Hrafnkell Sigurðsson wins the Icelandic Art Prize 2023
The Icelandic Art Prize 2023 has been awarded to Hrafnkell Sigurðsson (Reykjavík,1963) for his work Resolution, part of the cycle of Billboard exhibitions.
The work Resolution, created from composite photographs in which we see small unfocused areas that form a mosaic, was exhibited on 450 advertising boards. Each of these areas is an enlargement of images captured by the Hubble Space Telescope, showing the galaxies as they were millions of years ago. Sigurðsson selected fragments of images in between the galaxies, where there appears to be nothing to see, but in which, when enlarged, colours and lines appear. These moving images were shown outdoors, at bus stops and on advertising boards in Reykjavík, the Icelandic capital. The project is a collaboration between Reykjavík Art Museum and Y Gallery.
The artist, who also won the prestigious Icelandic Visual Art Award in 2007, uses photography as his main tool, although video, sculpture and installation also appear in his work. His art depicts the collision of contrasts between nature and culture, rough nature and refined culture, human nature and inhuman culture, where human symmetry and order confront the sublime and disorderly environment, with their threatening creations of non-disposable toxic waste.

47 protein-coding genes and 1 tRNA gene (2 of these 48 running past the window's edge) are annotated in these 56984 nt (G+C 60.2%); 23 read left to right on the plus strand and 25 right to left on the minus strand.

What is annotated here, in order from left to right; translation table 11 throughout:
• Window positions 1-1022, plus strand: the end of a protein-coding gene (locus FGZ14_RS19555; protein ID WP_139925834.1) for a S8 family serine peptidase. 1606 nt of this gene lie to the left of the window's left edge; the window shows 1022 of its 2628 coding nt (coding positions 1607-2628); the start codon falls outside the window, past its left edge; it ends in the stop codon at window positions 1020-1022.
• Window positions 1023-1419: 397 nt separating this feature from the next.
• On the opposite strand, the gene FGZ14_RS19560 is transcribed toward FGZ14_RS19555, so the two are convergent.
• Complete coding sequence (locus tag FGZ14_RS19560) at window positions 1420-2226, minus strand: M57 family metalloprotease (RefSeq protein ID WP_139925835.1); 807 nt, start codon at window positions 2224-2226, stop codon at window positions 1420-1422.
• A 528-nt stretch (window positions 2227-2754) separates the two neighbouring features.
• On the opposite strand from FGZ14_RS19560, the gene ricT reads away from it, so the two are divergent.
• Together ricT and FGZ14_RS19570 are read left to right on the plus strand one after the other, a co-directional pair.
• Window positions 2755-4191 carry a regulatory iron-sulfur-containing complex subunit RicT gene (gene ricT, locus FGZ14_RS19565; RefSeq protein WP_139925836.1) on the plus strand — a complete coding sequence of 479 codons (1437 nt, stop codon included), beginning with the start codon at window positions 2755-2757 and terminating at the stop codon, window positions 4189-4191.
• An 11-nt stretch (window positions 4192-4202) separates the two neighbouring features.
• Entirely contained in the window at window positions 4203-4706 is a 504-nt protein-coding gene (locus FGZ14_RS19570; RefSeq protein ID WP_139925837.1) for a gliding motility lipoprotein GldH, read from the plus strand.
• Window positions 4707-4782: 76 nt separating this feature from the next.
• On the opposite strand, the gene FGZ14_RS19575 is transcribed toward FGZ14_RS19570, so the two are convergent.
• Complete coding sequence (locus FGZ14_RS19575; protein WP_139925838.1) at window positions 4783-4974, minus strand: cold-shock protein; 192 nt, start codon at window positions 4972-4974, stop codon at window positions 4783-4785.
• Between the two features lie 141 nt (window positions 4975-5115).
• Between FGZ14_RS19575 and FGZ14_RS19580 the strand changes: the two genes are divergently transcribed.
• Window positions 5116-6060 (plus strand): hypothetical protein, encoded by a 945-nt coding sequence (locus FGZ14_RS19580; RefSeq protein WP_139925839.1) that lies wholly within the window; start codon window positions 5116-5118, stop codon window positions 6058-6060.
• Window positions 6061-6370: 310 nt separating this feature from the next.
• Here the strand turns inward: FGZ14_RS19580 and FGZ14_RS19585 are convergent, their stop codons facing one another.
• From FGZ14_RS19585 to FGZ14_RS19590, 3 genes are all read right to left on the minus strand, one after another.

Sigurðsson lived in London for more than ten years, where, at a distance from his roots, he was increasingly able to focus on projects related to Iceland and its landscapes. He has participated in various exhibitions, both in his native country and internationally.
Hrafnkell Sigurðsson is represented in the collection of the CAM – Gulbenkian Modern Art Centre with the work Conversion Two (2006), purchased in 2007 from i8 Gallery. The work was shown in the exhibition Ingenuidades – Fotografia e Engenharia 1846-2006 (Ingenuity – Photography and Engineering 1846-2006), from February to May 2007, in the Temporary Exhibitions Gallery of the Calouste Gulbenkian Foundation. Curated by Jorge Calado, this exhibition sought to illustrate the birth and evolution of engineering, through a display of masterpieces from the history of photography, from 1846 to 2006.